House passage of S. 1296 was variously reported in October. In the National Wildlife Federation "Report", the "House approves of Grand Canyon Proposal", saying that by a voice vote federal lands were consolidated into an enlarged Park and the Havasupai were granted 185 kac. It would now go to a Senate-House conference to reconcile the differences between the bills as passed by each chamber. Most critical had been the 180-147 vote on the Havasupai grant. Representatives Foley & Dellenback warned other lands would be opened to claims. The Arizonans spoke for the grant. The amendment to reduce the Park by 185 kac was rejected. Much debate was on development, Udall denying there could be trams or hotels on the rim. Rhodes indicated the Havasupai could benefit from tourist development, and questioners wanted to know why a give the Havasupai land if there could not be economic development for tourism. Another difference with the Senate version was "particularly opposed by sportsmen" -- "all" bighorn hunting area and "a large section" of Kaibab deer wintering range were added to the Park. When hunting was prohibited once a half century earlier, there was a massive deer dieoff. Although called the Park Enlargement Act, it was more a consolidation of various NPS and other federal lands.
The Republic headlined, in an article by DC-based reporter Ben Cole, "House OKs bill to double Grand Canyon Park size". It also granted 185 kac to the Havasupai, in a battle led by Steiger for the "tiny band". There was a recorded vote, after pro-environmentalists made their arguments. Udall "rebuked" them for raising the tramway "frightener", which the tribe had rejected. Seiberling blamed the grant on a Nixon political promise. Steiger argued Arizona was united for the Havasupai, and his attack on Sierra Club "bigots" was quoted. A "weary" House held the debate in the evening after a long day before it recessed for the election. Steiger at one point roared at the top of his voice for order, since the chamber was so noisy. He failed to reduce the Park acreage, nearly all of which was federal lands. He also withheld his dam amendment, although Hosmer attacked environmentalists on these issues. [Did Sam hold back on the dam, a sure loser, to avoid tainting his pro-Havasupai anti-conservationist stance?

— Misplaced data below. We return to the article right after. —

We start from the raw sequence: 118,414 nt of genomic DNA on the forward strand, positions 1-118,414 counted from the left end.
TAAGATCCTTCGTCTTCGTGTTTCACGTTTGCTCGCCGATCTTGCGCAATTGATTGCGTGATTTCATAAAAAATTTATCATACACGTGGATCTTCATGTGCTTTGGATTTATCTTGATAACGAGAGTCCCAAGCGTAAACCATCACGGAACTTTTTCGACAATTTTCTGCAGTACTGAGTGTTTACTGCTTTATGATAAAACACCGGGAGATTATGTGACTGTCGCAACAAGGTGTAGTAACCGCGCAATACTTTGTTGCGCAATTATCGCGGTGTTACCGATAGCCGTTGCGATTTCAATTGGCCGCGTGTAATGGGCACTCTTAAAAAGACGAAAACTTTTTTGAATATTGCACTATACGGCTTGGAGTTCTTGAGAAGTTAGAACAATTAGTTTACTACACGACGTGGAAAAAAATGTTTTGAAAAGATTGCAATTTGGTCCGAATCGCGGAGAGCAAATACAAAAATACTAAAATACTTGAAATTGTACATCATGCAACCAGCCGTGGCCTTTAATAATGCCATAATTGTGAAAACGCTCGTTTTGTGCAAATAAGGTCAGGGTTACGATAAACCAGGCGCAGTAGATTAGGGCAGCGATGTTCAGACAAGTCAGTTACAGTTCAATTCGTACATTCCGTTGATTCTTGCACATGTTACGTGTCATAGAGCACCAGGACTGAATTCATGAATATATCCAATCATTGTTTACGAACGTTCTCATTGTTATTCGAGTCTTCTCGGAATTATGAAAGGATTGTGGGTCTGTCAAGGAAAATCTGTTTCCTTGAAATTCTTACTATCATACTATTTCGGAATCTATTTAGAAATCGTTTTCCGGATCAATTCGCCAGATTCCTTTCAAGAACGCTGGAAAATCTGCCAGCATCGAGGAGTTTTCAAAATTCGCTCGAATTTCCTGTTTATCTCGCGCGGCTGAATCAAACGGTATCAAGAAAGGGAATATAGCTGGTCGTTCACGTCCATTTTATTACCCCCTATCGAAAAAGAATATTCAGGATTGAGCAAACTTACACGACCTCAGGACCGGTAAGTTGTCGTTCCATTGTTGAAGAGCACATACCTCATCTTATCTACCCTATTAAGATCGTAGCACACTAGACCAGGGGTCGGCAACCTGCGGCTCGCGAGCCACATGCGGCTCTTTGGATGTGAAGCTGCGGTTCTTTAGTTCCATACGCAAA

The Republic also reported that the only Arizona Congressman who voted against the Havasupai, J. Conlan, said he was supporting conservationists. The Havasupai were paid once, he said, why should taxpayers "be stuck twice". And in another report, noting the death of some Havasupai horses by starvation, the BIA warned that publicity on this could adversely affect their land acquisition. There were letters, too, one promoting the dam, attacking the additions, and labeling all the park bills as having "little to recommend them".
The Flagstaff Sun reported that Steiger's office said there would be "no great difficulties" in working out Senate-House differences -- Goldwater favored the Havasupai grant, and Udall was ready to compromise on the Park additions opposed by Steiger. So there were no major fights in the offing. The Tucson Star, reporting that Udall's bill had passed, wrote it brought "an equitable solution to a difficult problem".